In a blow to a move by the Trump administration to roll back civil rights for marginalized Americans, and a long time pet project of Vice President Mike Pence to specifically target the LGBTQ community, the 2nd Circuit Court of Appeals ruled that equality under the law extends to sexual orientation under Title VII of the Civil Rights Act of 1964.
“We now hold that sexual orientation discrimination constitutes a form of discrimination ‘because of… sex,’ in violation of Title VII,” the 2nd Circuit Court stated after an en banc hearing of all 13 judges.
"Sexual orientation discrimination is a subset of sex discrimination because sexual orientation is defined by one’s sex in relation to the sex of those to whom one is attracted, making it impossible for an employer to discriminate on the basis of sexual orientation without taking sex into account.”
In 2010, the late Donald Zarda, a professional skydiver, sued his employer, Altitude Express. Zarda alleged Altitude Express fired him because of his sexual orientation.
Altitude Express claimed a client had “various complaints” about Zarda and maintained his firing resulted from “failure to provide an enjoyable experience for a customer.”
The Trump administration Justice Department represented the company's right to discriminate based on sexual orientation against the government lawyers from the Equal Employment Opportunity Commission (EEOC).
The EEOC argued that Title VII of the 1964 Civil Rights Act, which bars workplace discrimination based on “race, color, religion, sex or national origin,” protected LGBTQ employees on the basis of sexual orientation. The Obama administration supported this view.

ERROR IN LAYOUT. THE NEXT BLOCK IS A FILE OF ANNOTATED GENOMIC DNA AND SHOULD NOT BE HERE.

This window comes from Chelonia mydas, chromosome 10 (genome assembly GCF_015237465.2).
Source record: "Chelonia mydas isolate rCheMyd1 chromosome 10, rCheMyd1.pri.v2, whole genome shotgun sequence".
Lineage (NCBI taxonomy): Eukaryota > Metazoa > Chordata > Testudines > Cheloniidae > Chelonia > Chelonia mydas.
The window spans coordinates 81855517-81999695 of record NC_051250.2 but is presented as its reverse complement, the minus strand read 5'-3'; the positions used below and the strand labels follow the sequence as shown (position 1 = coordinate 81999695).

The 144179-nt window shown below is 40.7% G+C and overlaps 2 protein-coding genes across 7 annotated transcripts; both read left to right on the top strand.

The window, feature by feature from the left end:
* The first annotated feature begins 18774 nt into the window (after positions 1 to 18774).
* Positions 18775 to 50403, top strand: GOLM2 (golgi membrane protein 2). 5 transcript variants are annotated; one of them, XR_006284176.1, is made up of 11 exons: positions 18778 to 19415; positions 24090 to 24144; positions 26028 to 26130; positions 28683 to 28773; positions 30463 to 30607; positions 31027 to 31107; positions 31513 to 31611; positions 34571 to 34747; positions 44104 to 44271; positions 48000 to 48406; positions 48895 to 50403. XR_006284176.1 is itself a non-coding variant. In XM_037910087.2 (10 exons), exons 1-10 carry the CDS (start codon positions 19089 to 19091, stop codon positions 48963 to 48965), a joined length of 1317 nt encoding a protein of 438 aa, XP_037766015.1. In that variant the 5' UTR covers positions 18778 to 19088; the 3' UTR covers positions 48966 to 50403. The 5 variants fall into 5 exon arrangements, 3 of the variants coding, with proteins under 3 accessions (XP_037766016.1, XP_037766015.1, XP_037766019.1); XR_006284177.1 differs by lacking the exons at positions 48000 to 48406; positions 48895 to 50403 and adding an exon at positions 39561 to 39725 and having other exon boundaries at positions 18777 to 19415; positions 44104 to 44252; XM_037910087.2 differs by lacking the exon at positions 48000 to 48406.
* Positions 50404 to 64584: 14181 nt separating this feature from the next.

But the Trump Justice Department, under Attorney General Jeff Sessions, choose to argue against it. The Trump administration posited the law did not cover sexual orientation and said the EEOC was “not speaking for the United States.”
Neither party offered immediate comment on the ruling. The Justice Department and Altitude Express can request a review of the ruling by the United States Supreme Court.
The majority opinion, written by the Second Circuit’s chief judge Robert A. Katzmann, included nine of his colleagues in whole or part. Three judges dissented. In addition to Judge Katzmann’s decision, seven judges wrote separate opinions, in concurrence and dissent.
“A woman who is subject to an adverse employment action because she is attracted to women would have been treated differently if she had been a man who was attracted to women,” Judge Katzmann wrote in the majority opinion. “We can therefore conclude that sexual orientation is a function of sex and, by extension, sexual orientation discrimination is a subset of sex discrimination.”
The appeals court usually issues rulings through three-judge panels. They only rarely issue decisions in the en-banc court, where all eligible judges participate.